More American women have died of breast cancer in the past two decades
than all the Americans killed in World War I, World War II, the Korean
War and the Vietnam War combined. The average woman killed by breast
cancer loses 20 years of her life. Thus with approximately 46,000
American women killed each year by breast cancer, we are now losing
nearly a million person-years of life each year from breast cancer.
The costs of this epidemic are incalculably large.
About 182,000 new cases of breast cancer arise each year among U.S.
women. Furthermore, since 1940, the incidence (occurrence) of breast
cancer has been creeping upward 1% each year. This relentless increase
cannot be explained by an aging population or by better detection such
as mammography screening. The 1% annual increase is real. Since
1940, a woman's chance of getting breast cancer has doubled.
Everyone now accepts that breast cancer has environmental and
"lifestyle" causes. Two basic facts make this conclusion inescapable.
First, breast cancer incidence is five times as high in some countries
as in others. Secondly, when women migrate from a country with low
incidence of breast cancer to a country with high incidence, their
daughters acquire the breast-cancer risk prevailing in the high-
incidence country. Clearly, something in the environment (air,
water, soil, food, or electromagnetic spectrum [for example, x-rays])
is at work here.
Until recently, the search for causes of breast cancer has ranged from
nonexistent to lackadaisical --perhaps because of racism (the most
rapid rise in breast cancer is occurring among African-American women
), or perhaps because in the U.S. women are simply not valued as
highly as men. (We know, for example, that in the U.S. women's work is
not valued as highly as men's --women are paid only 70% as much as men
for equal work.)
For years, breast cancer research (centered at the National Cancer
Institute [NCI] in Bethesda, Maryland) has focused not on prevention
but on therapy and treatment --earlier detection, better chemotherapy,
better radiation, and better surgery. These approaches have allowed
many women to survive the disease (most of them without their breasts)
but they have done little or nothing to prevent the scourge.
This non-preventive approach has been promoted aggressively by "Breast
Cancer Awareness Month," an annual campaign that surfaces every
October, sponsored by 17 governmental, professional, and medical
organizations, including the National Cancer Institute.
Breast Cancer Awareness Month was initiated in 1985 by a British
chemical conglomerate called Imperial Chemical Industries (ICI), now
known as Zeneca Pharmaceuticals. Breast Cancer Awareness Month is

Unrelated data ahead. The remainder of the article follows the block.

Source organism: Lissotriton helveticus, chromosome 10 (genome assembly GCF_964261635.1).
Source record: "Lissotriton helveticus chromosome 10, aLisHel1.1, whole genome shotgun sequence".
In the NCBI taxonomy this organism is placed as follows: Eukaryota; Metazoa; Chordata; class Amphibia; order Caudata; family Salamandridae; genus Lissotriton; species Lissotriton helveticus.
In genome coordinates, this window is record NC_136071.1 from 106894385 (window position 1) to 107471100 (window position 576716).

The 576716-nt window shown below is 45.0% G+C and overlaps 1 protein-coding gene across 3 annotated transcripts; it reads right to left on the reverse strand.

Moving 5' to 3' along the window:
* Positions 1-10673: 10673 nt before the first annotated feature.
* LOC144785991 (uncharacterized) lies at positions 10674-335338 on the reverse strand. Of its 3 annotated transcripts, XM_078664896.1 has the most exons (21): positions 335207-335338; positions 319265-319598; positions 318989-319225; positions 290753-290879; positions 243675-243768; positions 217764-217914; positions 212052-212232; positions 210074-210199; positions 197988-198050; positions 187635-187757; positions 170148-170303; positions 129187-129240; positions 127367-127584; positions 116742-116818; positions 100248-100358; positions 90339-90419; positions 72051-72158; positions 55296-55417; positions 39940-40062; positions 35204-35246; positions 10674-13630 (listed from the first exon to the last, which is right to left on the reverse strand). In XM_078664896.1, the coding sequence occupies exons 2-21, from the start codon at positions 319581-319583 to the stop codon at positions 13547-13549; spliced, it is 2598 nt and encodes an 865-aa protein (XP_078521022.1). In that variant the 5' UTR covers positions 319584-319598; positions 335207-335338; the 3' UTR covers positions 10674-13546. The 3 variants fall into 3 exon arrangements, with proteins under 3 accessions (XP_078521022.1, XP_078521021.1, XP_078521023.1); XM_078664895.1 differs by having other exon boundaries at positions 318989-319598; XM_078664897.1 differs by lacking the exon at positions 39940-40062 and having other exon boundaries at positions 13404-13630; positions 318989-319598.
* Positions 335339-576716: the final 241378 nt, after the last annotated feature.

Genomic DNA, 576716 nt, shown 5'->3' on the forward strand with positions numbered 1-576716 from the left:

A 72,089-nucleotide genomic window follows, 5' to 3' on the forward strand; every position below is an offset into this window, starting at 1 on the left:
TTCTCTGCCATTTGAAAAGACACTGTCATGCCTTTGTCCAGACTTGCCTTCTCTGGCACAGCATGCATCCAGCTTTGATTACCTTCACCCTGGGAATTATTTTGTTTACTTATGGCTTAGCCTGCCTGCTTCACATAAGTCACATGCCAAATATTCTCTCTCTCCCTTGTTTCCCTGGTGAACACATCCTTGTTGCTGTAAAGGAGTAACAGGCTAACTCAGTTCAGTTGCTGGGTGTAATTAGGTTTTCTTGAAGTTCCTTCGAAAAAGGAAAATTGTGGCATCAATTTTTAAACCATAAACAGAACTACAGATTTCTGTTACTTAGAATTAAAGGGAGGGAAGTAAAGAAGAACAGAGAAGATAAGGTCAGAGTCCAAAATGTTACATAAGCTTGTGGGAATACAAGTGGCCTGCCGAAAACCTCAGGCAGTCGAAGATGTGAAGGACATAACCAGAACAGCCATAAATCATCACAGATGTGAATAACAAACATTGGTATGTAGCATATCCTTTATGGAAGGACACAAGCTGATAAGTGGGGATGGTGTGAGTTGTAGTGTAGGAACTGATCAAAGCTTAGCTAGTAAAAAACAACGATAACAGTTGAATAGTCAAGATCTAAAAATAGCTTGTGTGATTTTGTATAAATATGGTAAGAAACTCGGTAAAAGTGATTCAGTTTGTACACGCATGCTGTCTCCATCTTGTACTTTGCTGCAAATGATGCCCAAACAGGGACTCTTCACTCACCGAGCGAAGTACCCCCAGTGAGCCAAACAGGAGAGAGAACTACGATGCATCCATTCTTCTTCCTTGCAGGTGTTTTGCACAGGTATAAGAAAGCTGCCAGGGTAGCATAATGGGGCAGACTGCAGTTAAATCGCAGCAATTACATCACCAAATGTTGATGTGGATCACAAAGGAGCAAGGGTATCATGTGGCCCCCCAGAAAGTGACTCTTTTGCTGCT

"focused on educating women about early detection of breast cancer."
Breast Cancer Awareness Month has promoted the slogan, "Early Detection
is Your Best Prevention," but this is nonsense --if your cancer can be
detected it's too late to prevent it. Breast Cancer Awareness Month --
with all the authority of those 17 sponsoring organizations --
consistently diverts attention away from real prevention.
According to a recent investigative report on Breast Cancer Awareness
Month (BCAM) by Monte Paulsen (DETROIT METRO TIMES, May, 1993), "ICI
has been the sole financial sponsor of BCAM since the event's
inception. Altogether, the company has spent 'several million dollars'
on the project, according to a spokeswoman. In return, ICI has been
allowed to approve --or veto --every poster, pamphlet, and
advertisement BCAM uses." Thus the lack of a prevention message from
Breast Cancer Awareness Month has not been accidental, and the 17
sponsoring agencies have adopted and endorsed Imperial Chemical's
program and message.
Breast Cancer Awareness Month thus reveals an uncomfortably close
connection between the chemical industry and the cancer research
establishment in the U.S. Imperial Chemical --with revenues of $14
billion --is among the world's largest manufacturers of pesticides,
plastics, pharmaceuticals and paper. ICI is also a major polluter. For
example, one of its Canadian paint subsidiaries has been held
responsible for 30% of all the toxic chemicals dumped into the heavily-
polluted St. Lawrence River which separates the U.S. from Canada.
In recent years, breast cancer research has begun to focus somewhat
more on causes, but until very recently the emphasis has been on
"lifestyle" factors --specifically obesity, alcohol, fat in the diet,
age at first pregnancy, number of pregnancies, breast feeding, and so
forth. Six years ago, 600,000 women wrote letters to Congress saying
they wanted federal researchers to cast a wider net in the search for
causes of breast cancer. Two years later, SCIENCE magazine titled a
major story, "Search for a Killer: Focus Shifts from Fat to
Actually hormones have been at the center of breast cancer research for
at least 20 years because everyone agrees that 30% of breast cancers
can be explained by exposure to naturally-occurring estrogen, the
female sex hormone. (Breast cancer may be caused by other things as
well, but exposure to natural estrogens in the blood stream is widely
accepted as an important cause.) After a woman's period begins, each
month her blood stream is flooded with natural estrogens. If she has a
baby, the estrogen flow is interrupted. If she breast feeds, the
estrogen flow is interrupted. When she goes through menopause, the
estrogen flow is greatly diminished.
One of the effects of estrogen is to cause cells to grow in the
breasts. Many studies have now confirmed that women who start
menstruating later than the average and who go through menopause
earlier than the average have a reduce likelihood of breast cancer --
presumably because they have a reduced exposure to estrogen. Women who